"A Chat with Jane Sprenger"
April 26, 2018
"Woman of a Century"
By: Kyle Gray
(From GHS Newsletter #49 Spring 2018)
Jane has already prepared coffee and a plate of cookies as Janet Long and I join her for an afternoon chat in the glass-enclosed parlor of her home on Country Club Road. She has also prepared notes; though, not for herself but rather for me, to peruse and to pick-out points of interest. This introduces the helpful practice of writing questions for her, in turn, in order to avoid raised voices to breach her hearing loss…something her ever-present toy poodle companion “Penny” surely appreciates but seems accustomed to in any case as she trots about the room and happily joins Jane on the couch. Born in Manhattan in 1917, Jane Sprenger grew-up with a sense of adventure; whether she was riding the top level of the 5th Avenue bus along the Hudson Parkway to see the sites, or riding her horse “Playboy” from the 65th Street horse stable to the trails in Central Park. Her youthful exuberance still shines through as she recalls story after spirited story, often with perceptive wit. Jane’s marriage to a Navy seaman continued her adventures to numerous port cities, though she considered San Francisco to be her main residence. During the war, while her husband was often away, she worked as a nurse’s aide on a hospital floor with only one other nurse (as most nurses had been conscripted into military service).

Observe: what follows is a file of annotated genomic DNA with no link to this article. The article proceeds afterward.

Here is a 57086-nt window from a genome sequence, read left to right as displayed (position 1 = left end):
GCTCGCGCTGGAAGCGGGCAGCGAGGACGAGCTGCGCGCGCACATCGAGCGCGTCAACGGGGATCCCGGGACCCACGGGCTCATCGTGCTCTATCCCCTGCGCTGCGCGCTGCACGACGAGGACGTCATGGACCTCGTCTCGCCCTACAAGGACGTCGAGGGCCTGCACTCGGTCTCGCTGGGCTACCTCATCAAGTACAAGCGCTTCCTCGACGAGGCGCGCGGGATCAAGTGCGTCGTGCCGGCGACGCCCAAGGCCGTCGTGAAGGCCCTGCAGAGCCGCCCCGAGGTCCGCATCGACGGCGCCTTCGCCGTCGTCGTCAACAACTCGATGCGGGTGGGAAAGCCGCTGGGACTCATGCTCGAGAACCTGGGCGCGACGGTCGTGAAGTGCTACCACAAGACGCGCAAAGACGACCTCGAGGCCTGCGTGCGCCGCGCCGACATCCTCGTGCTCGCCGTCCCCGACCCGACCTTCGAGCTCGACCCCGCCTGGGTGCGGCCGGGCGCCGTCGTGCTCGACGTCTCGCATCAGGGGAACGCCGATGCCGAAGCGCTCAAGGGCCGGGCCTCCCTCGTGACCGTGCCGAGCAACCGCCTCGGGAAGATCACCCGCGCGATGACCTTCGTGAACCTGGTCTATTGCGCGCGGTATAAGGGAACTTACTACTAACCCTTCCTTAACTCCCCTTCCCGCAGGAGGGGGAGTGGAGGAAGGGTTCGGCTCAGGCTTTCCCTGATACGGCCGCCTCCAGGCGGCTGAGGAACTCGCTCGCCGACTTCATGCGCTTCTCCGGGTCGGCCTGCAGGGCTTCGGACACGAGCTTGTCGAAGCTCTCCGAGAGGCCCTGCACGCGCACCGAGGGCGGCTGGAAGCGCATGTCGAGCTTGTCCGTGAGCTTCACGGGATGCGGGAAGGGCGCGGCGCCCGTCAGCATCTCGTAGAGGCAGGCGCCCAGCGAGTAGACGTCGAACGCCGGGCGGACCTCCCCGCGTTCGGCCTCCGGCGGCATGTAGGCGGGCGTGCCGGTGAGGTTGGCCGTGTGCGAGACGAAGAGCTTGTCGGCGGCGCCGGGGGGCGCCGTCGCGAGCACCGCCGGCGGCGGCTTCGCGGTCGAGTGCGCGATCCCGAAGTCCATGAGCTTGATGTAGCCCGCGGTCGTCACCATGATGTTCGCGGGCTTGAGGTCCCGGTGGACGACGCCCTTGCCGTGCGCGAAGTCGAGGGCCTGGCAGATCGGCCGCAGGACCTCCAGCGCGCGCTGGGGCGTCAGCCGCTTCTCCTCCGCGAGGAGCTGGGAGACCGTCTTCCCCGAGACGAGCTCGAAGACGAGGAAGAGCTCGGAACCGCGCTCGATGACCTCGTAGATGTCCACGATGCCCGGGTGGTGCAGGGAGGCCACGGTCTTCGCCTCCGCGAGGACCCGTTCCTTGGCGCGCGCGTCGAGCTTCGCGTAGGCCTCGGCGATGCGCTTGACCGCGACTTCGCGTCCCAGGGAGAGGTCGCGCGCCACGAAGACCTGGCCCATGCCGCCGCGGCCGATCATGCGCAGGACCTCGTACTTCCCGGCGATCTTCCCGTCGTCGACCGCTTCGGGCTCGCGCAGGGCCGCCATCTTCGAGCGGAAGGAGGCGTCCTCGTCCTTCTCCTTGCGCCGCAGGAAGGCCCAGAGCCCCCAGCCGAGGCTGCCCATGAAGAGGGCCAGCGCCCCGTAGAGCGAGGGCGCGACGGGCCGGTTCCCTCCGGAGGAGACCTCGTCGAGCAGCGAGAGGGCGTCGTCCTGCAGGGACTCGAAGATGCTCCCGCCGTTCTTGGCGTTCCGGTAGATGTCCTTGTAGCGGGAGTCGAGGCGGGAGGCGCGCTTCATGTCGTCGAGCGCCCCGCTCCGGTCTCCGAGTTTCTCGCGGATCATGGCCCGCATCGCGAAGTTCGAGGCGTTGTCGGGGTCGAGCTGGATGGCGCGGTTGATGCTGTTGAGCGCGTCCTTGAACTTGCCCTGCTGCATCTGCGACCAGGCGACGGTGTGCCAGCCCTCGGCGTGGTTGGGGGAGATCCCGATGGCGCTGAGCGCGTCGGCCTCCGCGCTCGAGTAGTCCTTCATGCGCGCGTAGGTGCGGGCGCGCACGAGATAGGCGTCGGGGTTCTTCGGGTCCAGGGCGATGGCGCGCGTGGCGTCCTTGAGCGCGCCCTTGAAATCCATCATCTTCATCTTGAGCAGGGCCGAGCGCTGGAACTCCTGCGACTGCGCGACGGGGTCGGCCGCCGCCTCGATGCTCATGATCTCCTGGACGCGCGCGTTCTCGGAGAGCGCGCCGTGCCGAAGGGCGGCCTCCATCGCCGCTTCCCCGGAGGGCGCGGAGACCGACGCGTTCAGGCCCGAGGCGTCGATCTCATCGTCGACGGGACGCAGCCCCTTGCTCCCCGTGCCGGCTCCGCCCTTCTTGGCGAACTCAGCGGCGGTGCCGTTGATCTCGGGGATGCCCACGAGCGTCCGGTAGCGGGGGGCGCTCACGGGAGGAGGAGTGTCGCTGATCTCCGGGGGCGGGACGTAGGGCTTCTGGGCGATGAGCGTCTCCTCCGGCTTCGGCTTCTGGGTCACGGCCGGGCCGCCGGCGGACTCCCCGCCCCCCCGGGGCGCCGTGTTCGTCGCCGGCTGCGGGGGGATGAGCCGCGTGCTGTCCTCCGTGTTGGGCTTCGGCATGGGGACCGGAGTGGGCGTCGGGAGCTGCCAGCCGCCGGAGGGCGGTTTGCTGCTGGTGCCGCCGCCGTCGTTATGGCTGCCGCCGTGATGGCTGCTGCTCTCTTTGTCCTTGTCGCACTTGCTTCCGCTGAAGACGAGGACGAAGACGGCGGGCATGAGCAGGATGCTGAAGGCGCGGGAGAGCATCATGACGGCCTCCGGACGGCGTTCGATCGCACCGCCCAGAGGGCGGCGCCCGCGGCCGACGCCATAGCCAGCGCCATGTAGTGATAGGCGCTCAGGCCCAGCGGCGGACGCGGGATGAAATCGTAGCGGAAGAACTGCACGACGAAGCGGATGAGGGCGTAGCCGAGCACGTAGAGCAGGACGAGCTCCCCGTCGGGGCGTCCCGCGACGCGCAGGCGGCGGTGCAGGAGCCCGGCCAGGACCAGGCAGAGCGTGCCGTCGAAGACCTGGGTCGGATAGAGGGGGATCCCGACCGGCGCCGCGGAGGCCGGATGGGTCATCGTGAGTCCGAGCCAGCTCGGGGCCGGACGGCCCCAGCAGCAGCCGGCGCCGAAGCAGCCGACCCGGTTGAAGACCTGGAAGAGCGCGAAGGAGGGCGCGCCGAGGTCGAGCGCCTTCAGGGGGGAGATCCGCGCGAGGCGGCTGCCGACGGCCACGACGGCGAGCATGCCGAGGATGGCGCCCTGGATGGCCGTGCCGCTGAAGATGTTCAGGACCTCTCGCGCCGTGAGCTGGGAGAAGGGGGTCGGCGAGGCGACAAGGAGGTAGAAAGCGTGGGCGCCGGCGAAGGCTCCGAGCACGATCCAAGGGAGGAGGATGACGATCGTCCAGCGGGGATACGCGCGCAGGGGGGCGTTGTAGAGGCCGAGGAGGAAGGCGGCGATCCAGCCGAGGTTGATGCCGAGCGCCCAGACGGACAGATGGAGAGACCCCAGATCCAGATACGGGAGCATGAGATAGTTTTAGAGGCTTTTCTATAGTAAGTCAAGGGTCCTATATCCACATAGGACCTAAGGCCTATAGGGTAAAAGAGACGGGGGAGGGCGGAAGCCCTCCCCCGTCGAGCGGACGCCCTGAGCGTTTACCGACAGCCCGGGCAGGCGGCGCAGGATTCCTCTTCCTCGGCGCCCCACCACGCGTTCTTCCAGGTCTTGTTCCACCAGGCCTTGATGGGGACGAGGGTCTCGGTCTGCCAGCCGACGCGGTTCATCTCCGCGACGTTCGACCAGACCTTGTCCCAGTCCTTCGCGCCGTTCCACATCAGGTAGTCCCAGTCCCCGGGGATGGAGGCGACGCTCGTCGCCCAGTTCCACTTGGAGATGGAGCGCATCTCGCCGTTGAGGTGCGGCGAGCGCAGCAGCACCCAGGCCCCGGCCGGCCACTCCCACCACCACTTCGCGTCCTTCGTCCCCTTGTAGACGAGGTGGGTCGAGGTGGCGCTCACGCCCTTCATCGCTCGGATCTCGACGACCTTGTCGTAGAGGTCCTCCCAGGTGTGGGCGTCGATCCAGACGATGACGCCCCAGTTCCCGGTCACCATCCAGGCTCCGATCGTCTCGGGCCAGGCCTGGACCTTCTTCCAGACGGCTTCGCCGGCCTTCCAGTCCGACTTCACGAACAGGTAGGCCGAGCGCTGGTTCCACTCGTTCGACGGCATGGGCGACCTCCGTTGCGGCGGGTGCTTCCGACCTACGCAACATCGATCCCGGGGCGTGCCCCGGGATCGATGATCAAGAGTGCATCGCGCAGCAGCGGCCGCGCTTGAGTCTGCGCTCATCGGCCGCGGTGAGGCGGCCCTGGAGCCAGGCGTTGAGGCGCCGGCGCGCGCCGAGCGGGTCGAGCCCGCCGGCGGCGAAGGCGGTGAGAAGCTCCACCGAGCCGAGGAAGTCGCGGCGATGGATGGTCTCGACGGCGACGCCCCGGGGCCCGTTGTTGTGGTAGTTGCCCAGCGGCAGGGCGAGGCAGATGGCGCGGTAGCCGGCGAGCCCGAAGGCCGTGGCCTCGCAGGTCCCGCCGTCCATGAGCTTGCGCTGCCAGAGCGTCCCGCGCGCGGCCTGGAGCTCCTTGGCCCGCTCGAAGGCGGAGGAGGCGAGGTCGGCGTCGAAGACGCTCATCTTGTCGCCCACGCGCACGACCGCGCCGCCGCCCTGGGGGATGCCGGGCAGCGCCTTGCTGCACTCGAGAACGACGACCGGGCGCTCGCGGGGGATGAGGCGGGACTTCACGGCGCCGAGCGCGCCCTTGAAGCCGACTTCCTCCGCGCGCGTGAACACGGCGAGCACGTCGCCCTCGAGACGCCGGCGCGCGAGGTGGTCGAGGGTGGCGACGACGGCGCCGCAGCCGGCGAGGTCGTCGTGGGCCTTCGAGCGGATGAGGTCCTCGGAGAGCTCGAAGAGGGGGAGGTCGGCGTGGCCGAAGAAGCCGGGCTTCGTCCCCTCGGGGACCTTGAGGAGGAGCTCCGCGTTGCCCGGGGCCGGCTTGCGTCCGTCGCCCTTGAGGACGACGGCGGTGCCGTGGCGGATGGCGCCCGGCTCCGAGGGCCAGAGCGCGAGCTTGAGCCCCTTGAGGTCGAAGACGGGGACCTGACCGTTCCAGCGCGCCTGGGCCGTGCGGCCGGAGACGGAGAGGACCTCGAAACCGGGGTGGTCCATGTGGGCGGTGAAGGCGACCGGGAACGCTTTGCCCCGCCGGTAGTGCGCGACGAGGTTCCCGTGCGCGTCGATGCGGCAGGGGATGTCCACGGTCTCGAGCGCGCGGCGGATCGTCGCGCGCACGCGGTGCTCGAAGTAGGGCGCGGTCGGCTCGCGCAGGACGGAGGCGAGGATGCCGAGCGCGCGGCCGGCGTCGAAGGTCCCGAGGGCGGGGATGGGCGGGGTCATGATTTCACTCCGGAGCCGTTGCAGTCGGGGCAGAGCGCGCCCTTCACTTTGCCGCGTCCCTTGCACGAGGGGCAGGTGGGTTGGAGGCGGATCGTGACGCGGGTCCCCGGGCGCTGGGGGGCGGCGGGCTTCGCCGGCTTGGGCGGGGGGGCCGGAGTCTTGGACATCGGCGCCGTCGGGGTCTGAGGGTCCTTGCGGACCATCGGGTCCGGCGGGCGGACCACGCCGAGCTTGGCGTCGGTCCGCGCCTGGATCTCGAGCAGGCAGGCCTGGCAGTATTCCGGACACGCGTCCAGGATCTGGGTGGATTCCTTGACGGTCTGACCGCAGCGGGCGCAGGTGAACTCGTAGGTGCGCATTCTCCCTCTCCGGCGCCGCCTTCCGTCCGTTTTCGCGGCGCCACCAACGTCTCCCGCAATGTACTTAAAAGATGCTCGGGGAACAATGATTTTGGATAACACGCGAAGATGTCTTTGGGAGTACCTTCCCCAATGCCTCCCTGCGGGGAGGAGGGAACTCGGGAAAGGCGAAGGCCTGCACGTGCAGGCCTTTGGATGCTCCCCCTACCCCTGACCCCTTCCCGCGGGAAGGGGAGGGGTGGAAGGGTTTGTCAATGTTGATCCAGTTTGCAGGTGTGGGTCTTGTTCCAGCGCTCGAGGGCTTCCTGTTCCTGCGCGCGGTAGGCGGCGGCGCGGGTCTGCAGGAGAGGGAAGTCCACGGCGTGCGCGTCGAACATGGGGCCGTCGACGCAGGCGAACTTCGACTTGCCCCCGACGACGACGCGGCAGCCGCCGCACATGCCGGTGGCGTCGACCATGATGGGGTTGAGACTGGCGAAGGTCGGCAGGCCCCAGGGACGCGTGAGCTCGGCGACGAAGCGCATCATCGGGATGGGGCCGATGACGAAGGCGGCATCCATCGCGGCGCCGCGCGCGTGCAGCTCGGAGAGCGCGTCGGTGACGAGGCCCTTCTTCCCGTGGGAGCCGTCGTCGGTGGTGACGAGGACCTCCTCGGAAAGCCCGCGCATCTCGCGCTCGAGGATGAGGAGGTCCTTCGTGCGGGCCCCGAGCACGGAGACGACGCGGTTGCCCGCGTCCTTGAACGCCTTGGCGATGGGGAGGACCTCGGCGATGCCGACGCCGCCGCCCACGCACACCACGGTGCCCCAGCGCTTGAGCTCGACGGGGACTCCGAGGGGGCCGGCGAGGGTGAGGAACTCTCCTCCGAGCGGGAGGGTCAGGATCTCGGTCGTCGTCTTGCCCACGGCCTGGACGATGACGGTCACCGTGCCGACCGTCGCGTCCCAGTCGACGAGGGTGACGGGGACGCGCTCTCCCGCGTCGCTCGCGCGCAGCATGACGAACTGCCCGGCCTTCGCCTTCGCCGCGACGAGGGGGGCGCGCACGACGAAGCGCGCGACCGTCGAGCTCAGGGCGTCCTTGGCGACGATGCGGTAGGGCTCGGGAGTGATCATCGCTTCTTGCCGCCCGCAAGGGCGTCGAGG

Treating the sick and wounded included her unexpected assistance in the surgical wing. The stress of work was partially relieved by the friendship of a schoolmate who was a daughter in the Levi-Strauss family — Jane was thankful for her time as an “adoptive war daughter” by the affluent family; but her mother reminded her that the lofty lifestyle would not be waiting for her back East.
After the war, Jane was involved with teaching and civil rights activism in “steel country” Pennsylvania and the ghettos of Baltimore. Her first-hand experiences spanned from acts of non-violent civil disobedience, marching in Washington D.C., reporting racially prejudicial practices at restaurants and apartment rentals and a short stint of helping the Black Panthers to feed inner city children in Baltimore.
While not overly fond of sailing, Jane supported her husband in his circumnavigation of the globe by way of a 30-foot boat named “"Lady Jane." After sailing in the Caribbean and from Ecuador to lesser-seen parts of The Galapagos Islands, Jane subsequently flew to meet her husband at ports in Tahiti, New Zealand, Australia, Africa and Brazil. Jane loves the clean air, the beauty of Caspian Lake and Barr Hill and the hard-working fortitude of Vermonters’ spirit; but she also laments the current work-climate wherein visiting families spend less time in Greensboro when they visit — She feels it decreases the familiarity and intimacy of the small town. In talking with Jane, you feel as if you’re catching-up with an old friend who is always about to smile. And while she expresses fatigue at the current state of politics, she hopes that folks, especially youths, will learn and keep the history and understanding of Greensboro and the broader world alive and thriving. Video excerpts and further stories with Jane will be online at: www.greensborohistoricalsociety.org